Vive Le Canada

After the Election 2011: Building Our Movements on Shifting Ground
Date: Friday, May 13 2011
Topic:


"Building Our Movements" in the Wake of Canada's Elections: Austerity in Response to the Global


by Alan Sears and James Cairns


After the Election 2011: Building Our Movements on Shifting Ground


The federal election of 2011 drastically shifted the terrain of parliamentary politics in Canada. With 39.6% of the vote, Stephen Harper's Conservatives won 167 of 308 seats in Parliament, meaning that they will now rule with all the power that comes with a majority government.



"Building Our Movements" in the Wake of Canada's Elections: Austerity in Response to the Global


by Alan Sears and James Cairns


After the Election 2011: Building Our Movements on Shifting Ground


The federal election of 2011 drastically shifted the terrain of parliamentary politics in Canada. With 39.6% of the vote, Stephen Harper's Conservatives won 167 of 308 seats in Parliament, meaning that they will now rule with all the power that comes with a majority government. The New Democratic Party won 30.6% of the vote and 102 parliamentary seats - nearly 60 more than its previous best result – making the NDP the Official Opposition at the federal level for the first time. Prior to Monday the NDP held one seat in Quebec; it now holds 58 of Quebec's 75 seats.


As for the once-mighty Liberal Party, it had its worst ever outcome both in terms of seats (34) and popular vote (18.9%). The Bloc Québécois, which has been the dominant force in Quebec parliamentary politics since 1993, was reduced to four seats. Two party leaders resigned within hours of the election (the BQ's Gilles Duceppe and the Liberals' Michael Ignatieff), while two others – Harper and the NDP's Jack Layton – claimed historic victories.


The Harper majority is a kick in the gut for those of us seeking a better world. It has left many of us doubled over and gasping for breath. The Conservatives will now push rapidly to implement their economic and social agenda, including unprecedented attacks on public services and public sector workers, as well as “tough on crime” measures and an even harsher immigration regime. The previous minority Harper governments were somewhat constrained by the need to get votes from MPs of at least one of the opposition parties to pass legislation. Now they have enough seats to pass whatever measures they want.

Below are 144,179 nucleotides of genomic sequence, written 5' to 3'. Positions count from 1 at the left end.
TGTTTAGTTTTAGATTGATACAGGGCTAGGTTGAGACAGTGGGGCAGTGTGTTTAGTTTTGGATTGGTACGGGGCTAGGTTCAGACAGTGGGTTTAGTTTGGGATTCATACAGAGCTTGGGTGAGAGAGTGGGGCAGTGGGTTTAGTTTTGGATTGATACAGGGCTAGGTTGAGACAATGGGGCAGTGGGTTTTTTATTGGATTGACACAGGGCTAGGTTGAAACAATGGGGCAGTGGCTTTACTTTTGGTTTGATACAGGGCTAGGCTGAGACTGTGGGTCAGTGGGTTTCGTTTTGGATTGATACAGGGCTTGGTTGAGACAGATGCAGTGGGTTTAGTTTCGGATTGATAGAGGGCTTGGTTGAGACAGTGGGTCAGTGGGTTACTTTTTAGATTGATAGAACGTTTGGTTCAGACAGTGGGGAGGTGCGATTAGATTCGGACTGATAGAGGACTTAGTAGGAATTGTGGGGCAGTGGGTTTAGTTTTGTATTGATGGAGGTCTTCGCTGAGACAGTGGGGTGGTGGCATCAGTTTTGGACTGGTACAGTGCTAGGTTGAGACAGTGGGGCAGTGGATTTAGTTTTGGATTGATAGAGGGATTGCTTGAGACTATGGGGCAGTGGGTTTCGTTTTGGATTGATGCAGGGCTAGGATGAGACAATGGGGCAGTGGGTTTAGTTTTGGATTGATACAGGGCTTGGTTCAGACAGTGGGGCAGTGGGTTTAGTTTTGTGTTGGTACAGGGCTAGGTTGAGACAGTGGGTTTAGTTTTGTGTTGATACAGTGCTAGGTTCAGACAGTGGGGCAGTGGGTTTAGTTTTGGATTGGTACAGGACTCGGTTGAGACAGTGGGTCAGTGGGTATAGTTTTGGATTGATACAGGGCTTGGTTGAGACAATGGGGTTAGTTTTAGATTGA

The Harper victory spoiled any celebration of the NDP breakthrough. And we have a lot of mixed feelings about what the NDP victory actually means. On the one hand, it is the best showing ever for a social democratic party at the federal level, and some really interesting people will sit as NDP MPs, including some with activist backgrounds and connections. But the NDP leadership is likely to use this opportunity to try to position the party as the alternative government in waiting, competent and committed to the responsible administration of capitalism.


As we get over the initial shock to our systems of the Harper majority, we need to begin building for a broad-based, militant fightback, in part by making sense of this drastic change in the political ground. That means discussing the meaning of the NDP breakthrough and its implications for the radical left. At the same time, we need to understand why the Tories won and what they are likely to do with their new majority.


Austerity in Response to the Global Slump


The agenda of the Harper Conservatives is pretty clear at this point. The new government's priorities are largely economic, cutting taxes to corporations and the rich while controlling the deficit by reducing expenditures. As Harper said in his election-night victory speech, “Our plan is to create jobs and growth without raising your taxes... to eliminate the deficit while growing the transfers to the provinces for health care.”


Implicit in this message is a massive attack on public sector workers and public services, which is the only way to achieve these goals. Already, across Europe, the United States and in much of the Global South we have seen the deep slashing of public services and harsh attacks on the wages, working conditions and collective bargaining rights of public sector workers. Harper is going to bring that austerity agenda here and likely in a big hurry.



The Tories want to redirect feelings of insecurity, suggesting that it is the criminal, the terrorist or the refugee who is the real threat to our well-being rather than the banker, the employer or the Tory cabinet minister.


 


full article http://www.globalresearch.ca/index.php?context=va&aid=24735







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